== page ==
Standards Authority, (London: UK FSA, and Glasgow, Scotland: Centre for Social Marketing, University of
Strathclyde, 2003), 19, 87-8, 138 at http://www.food.gov.uk/multimedia/pdfs/foodpromotiontochildren1.pdf
• Seminal systematic review of English literature on
advertising directed at children concluded:
– foods marketed to children tend to be of
very low nutritional value;
– that there is reasonably strong evidence of
that food promotion affects both brand
and category preferences, and evidence of
a strong effect of food promotion on
children’s purchasing and purchase-related
– at around age eight, children are just
“beginning to respond to advertising in a
more sophisticated way” and that
children’s ability to retrieve and process
information is still developing between
the ages of eight and twelve (pp. 35–36).
And another systematic analysis of 123 eligible studies:
Inst. of Med. of the Nat’l Acads. of Sci., Food Marketing to Children and Youth: Threat or Opportunity
(J. Michael MgGinnis et al. eds., 2006) [in press] . See the exec. summ. at
• Children begin to develop
cognitive skills at age 8 to ascertain
commercial intent of advertising --
passively until age 11 (or older?);
• little research on children aged
• Recommend federal legislation for
TV and cable ads if voluntary efforts
to “shift away from high-
calorie, low-nutrient foods” are
American Psychological Association
2004 Report of the APA Task Force on Advertising and Children,
(Brian Wilcox, Task Force Chair). Washington, DC: APA. On the World Wide Web at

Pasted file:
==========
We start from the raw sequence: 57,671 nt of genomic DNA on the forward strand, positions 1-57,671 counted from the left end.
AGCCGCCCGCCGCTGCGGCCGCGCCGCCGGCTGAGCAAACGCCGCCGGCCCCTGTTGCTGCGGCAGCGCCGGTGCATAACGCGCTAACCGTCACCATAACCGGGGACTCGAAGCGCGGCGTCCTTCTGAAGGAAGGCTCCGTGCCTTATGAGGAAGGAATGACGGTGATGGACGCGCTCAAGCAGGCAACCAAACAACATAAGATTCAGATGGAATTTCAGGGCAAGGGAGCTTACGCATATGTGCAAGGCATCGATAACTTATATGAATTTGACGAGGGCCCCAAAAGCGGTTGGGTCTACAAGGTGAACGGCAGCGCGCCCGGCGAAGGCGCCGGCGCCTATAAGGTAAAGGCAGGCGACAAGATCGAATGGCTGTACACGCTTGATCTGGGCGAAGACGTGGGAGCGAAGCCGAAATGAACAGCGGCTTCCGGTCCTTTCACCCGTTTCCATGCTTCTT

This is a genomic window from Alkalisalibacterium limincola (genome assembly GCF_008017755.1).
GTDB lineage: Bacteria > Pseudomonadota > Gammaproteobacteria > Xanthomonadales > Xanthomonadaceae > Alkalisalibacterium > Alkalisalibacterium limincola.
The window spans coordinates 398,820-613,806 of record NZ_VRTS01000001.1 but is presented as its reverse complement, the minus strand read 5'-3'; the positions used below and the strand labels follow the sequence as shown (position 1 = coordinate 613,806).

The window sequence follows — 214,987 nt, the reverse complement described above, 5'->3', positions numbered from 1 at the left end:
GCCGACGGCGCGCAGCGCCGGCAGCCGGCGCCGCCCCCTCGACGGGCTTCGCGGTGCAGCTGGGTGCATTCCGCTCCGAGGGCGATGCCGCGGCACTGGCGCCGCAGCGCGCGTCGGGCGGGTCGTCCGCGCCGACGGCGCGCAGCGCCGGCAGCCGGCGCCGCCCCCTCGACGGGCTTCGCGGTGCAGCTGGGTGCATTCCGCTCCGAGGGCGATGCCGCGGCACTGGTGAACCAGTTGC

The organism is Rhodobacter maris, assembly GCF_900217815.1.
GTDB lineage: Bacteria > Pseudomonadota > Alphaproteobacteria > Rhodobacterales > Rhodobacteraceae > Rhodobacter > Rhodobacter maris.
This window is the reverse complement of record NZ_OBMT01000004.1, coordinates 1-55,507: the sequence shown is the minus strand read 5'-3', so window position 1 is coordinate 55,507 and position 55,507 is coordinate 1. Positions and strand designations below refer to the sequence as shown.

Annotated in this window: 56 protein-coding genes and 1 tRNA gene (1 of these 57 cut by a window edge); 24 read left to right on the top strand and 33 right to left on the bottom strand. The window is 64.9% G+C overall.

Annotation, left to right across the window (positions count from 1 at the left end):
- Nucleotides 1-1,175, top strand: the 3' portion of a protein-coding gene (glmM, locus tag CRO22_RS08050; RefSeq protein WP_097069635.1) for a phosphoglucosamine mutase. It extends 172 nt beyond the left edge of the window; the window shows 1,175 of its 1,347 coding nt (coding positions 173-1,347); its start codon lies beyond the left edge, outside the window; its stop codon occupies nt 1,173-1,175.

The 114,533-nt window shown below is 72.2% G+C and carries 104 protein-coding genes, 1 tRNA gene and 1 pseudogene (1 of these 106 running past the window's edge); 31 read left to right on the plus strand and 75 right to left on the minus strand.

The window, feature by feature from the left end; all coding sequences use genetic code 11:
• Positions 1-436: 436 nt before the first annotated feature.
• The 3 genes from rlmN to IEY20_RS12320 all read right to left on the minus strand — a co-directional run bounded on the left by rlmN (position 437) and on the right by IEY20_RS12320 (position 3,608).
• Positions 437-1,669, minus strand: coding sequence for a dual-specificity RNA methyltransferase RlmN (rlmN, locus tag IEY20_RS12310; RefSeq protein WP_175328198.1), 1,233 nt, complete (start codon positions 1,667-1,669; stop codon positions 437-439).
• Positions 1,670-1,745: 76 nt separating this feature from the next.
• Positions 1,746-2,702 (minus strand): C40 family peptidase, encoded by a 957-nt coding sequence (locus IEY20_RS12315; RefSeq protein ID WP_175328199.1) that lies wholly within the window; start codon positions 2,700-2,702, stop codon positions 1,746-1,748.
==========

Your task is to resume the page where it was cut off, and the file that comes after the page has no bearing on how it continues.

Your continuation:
Children, because they are still maturing, have very poor
cognitive defences against commercial advertisements
(APA, 2004, pp. 6–7).
“the ability to recognize persuasive intent does not develop
for most children before 8 years of age.… Even at that age …
such capability tends to emerge in only rudimentary form”
(APA, 2004, p. 9).
“Further investigation is needed to establish the upper
age boundary of children who are uniquely vulnerable to
televised commercial persuasion as a function of
normative developmental limitations on their
information-processing capabilities...[T]he evidence points
directly to one fundamental concern: that advertising
targeting children below the ages of 7–8 years is inherently
unfair because it capitalizes on younger children's inability
to attribute persuasive intent to advertising. As a result of
this limitation, children below this age comprehend the
information contained in television commercials
uncritically, accepting most advertising claims and appeals
as truthful, accurate, and unbiased.
Key, Relevant Canadian Federal Laws
• subsection 9(1) of the
Act, itself, requires
citizens to be at least 18
years old to petition for
an investigation of
• s. 16 creates a
children under the age
of fourteen are not
• See also the Supreme
Court of Canada ruling
in Kendall v. The Queen
Justice for Children and Youth
survey of Ontario and federal laws